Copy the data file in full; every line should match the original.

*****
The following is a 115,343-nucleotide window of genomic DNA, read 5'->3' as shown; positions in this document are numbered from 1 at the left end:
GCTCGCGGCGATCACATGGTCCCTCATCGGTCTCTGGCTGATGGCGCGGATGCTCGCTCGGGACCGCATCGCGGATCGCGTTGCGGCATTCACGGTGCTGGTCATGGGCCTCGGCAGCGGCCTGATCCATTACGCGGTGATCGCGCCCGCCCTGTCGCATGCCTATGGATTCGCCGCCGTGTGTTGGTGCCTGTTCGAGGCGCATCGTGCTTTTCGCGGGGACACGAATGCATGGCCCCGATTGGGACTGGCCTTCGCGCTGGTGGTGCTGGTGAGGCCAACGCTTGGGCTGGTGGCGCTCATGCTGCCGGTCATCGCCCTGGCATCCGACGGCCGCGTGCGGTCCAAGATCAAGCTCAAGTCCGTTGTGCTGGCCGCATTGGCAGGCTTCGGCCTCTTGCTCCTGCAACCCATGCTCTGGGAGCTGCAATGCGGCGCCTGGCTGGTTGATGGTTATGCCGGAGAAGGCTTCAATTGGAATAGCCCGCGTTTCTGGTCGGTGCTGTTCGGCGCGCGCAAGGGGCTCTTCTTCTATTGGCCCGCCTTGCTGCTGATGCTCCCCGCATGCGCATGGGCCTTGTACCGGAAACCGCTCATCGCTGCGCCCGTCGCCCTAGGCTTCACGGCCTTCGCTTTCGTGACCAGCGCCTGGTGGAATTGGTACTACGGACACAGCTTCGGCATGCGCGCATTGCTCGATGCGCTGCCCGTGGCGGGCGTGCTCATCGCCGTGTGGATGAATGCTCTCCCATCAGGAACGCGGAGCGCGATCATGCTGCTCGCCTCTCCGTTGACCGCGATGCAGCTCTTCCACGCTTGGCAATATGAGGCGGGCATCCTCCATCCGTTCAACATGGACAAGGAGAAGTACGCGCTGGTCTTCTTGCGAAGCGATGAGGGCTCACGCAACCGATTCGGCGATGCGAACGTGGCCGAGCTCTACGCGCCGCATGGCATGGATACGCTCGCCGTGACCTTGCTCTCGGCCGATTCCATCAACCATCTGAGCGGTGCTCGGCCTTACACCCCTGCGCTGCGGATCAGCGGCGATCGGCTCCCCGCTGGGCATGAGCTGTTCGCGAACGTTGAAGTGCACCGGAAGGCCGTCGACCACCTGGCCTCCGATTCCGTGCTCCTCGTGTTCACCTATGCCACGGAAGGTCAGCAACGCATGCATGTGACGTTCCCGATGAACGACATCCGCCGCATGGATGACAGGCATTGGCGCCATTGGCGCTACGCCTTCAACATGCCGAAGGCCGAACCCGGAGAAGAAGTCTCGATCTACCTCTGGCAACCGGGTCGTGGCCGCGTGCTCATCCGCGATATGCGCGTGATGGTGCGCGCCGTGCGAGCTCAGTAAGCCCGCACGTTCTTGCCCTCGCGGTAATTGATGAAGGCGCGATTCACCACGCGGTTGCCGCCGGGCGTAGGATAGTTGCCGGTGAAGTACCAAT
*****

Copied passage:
The following is a 115,343-nucleotide window of genomic DNA, read 5'->3' as shown; positions in this document are numbered from 1 at the left end:
GCTCGCGGCGATCACATGGTCCCTCATCGGTCTCTGGCTGATGGCGCGGATGCTCGCTCGGGACCGCATCGCGGATCGCGTTGCGGCATTCACGGTGCTGGTCATGGGCCTCGGCAGCGGCCTGATCCATTACGCGGTGATCGCGCCCGCCCTGTCGCATGCCTATGGATTCGCCGCCGTGTGTTGGTGCCTGTTCGAGGCGCATCGTGCTTTTCGCGGGGACACGAATGCATGGCCCCGATTGGGACTGGCCTTCGCGCTGGTGGTGCTGGTGAGGCCAACGCTTGGGCTGGTGGCGCTCATGCTGCCGGTCATCGCCCTGGCATCCGACGGCCGCGTGCGGTCCAAGATCAAGCTCAAGTCCGTTGTGCTGGCCGCATTGGCAGGCTTCGGCCTCTTGCTCCTGCAACCCATGCTCTGGGAGCTGCAATGCGGCGCCTGGCTGGTTGATGGTTATGCCGGAGAAGGCTTCAATTGGAATAGCCCGCGTTTCTGGTCGGTGCTGTTCGGCGCGCGCAAGGGGCTCTTCTTCTATTGGCCCGCCTTGCTGCTGATGCTCCCCGCATGCGCATGGGCCTTGTACCGGAAACCGCTCATCGCTGCGCCCGTCGCCCTAGGCTTCACGGCCTTCGCTTTCGTGACCAGCGCCTGGTGGAATTGGTACTACGGACACAGCTTCGGCATGCGCGCATTGCTCGATGCGCTGCCCGTGGCGGGCGTGCTCATCGCCGTGTGGATGAATGCTCTCCCATCAGGAACGCGGAGCGCGATCATGCTGCTCGCCTCTCCGTTGACCGCGATGCAGCTCTTCCACGCTTGGCAATATGAGGCGGGCATCCTCCATCCGTTCAACATGGACAAGGAGAAGTACGCGCTGGTCTTCTTGCGAAGCGATGAGGGCTCACGCAACCGATTCGGCGATGCGAACGTGGCCGAGCTCTACGCGCCGCATGGCATGGATACGCTCGCCGTGACCTTGCTCTCGGCCGATTCCATCAACCATCTGAGCGGTGCTCGGCCTTACACCCCTGCGCTGCGGATCAGCGGCGATCGGCTCCCCGCTGGGCATGAGCTGTTCGCGAACGTTGAAGTGCACCGGAAGGCCGTCGACCACCTGGCCTCCGATTCCGTGCTCCTCGTGTTCACCTATGCCACGGAAGGTCAGCAACGCATGCATGTGACGTTCCCGATGAACGACATCCGCCGCATGGATGACAGGCATTGGCGCCATTGGCGCTACGCCTTCAACATGCCGAAGGCCGAACCCGGAGAAGAAGTCTCGATCTACCTCTGGCAACCGGGTCGTGGCCGCGTGCTCATCCGCGATATGCGCGTGATGGTGCGCGCCGTGCGAGCTCAGTAAGCCCGCACGTTCTTGCCCTCGCGGTAATTGATGAAGGCGCGATTCACCACGCGGTTGCCGCCGGGCGTAGGATAGTTGCCGGTGAAGTACCAAT